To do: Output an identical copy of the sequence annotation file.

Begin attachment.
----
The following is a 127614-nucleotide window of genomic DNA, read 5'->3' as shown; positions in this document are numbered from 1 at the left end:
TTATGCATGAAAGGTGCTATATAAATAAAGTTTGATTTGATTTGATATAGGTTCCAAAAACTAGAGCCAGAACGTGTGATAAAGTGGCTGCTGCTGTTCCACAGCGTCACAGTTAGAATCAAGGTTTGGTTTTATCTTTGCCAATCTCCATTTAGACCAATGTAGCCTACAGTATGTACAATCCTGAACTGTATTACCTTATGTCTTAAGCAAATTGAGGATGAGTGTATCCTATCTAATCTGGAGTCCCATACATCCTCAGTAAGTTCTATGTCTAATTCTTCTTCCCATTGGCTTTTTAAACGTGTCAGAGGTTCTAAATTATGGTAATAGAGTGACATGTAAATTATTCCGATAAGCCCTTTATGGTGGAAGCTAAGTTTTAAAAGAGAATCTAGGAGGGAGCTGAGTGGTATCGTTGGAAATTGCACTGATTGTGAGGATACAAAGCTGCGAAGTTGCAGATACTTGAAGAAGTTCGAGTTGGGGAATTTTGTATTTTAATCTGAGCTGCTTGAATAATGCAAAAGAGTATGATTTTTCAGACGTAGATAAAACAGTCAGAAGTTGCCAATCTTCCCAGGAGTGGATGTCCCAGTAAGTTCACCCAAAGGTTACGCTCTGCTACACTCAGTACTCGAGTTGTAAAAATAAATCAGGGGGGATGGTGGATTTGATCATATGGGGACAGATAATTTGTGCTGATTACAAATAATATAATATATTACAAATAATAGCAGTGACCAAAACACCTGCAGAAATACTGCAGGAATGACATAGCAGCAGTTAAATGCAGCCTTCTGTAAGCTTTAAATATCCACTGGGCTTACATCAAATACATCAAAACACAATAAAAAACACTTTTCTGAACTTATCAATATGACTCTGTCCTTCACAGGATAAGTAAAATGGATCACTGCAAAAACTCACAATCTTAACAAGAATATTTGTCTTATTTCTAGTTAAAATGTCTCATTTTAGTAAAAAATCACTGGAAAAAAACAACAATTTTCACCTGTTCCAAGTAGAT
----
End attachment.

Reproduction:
The following is a 127614-nucleotide window of genomic DNA, read 5'->3' as shown; positions in this document are numbered from 1 at the left end:
TTATGCATGAAAGGTGCTATATAAATAAAGTTTGATTTGATTTGATATAGGTTCCAAAAACTAGAGCCAGAACGTGTGATAAAGTGGCTGCTGCTGTTCCACAGCGTCACAGTTAGAATCAAGGTTTGGTTTTATCTTTGCCAATCTCCATTTAGACCAATGTAGCCTACAGTATGTACAATCCTGAACTGTATTACCTTATGTCTTAAGCAAATTGAGGATGAGTGTATCCTATCTAATCTGGAGTCCCATACATCCTCAGTAAGTTCTATGTCTAATTCTTCTTCCCATTGGCTTTTTAAACGTGTCAGAGGTTCTAAATTATGGTAATAGAGTGACATGTAAATTATTCCGATAAGCCCTTTATGGTGGAAGCTAAGTTTTAAAAGAGAATCTAGGAGGGAGCTGAGTGGTATCGTTGGAAATTGCACTGATTGTGAGGATACAAAGCTGCGAAGTTGCAGATACTTGAAGAAGTTCGAGTTGGGGAATTTTGTATTTTAATCTGAGCTGCTTGAATAATGCAAAAGAGTATGATTTTTCAGACGTAGATAAAACAGTCAGAAGTTGCCAATCTTCCCAGGAGTGGATGTCCCAGTAAGTTCACCCAAAGGTTACGCTCTGCTACACTCAGTACTCGAGTTGTAAAAATAAATCAGGGGGGATGGTGGATTTGATCATATGGGGACAGATAATTTGTGCTGATTACAAATAATATAATATATTACAAATAATAGCAGTGACCAAAACACCTGCAGAAATACTGCAGGAATGACATAGCAGCAGTTAAATGCAGCCTTCTGTAAGCTTTAAATATCCACTGGGCTTACATCAAATACATCAAAACACAATAAAAAACACTTTTCTGAACTTATCAATATGACTCTGTCCTTCACAGGATAAGTAAAATGGATCACTGCAAAAACTCACAATCTTAACAAGAATATTTGTCTTATTTCTAGTTAAAATGTCTCATTTTAGTAAAAAATCACTGGAAAAAAACAACAATTTTCACCTGTTCCAAGTAGAT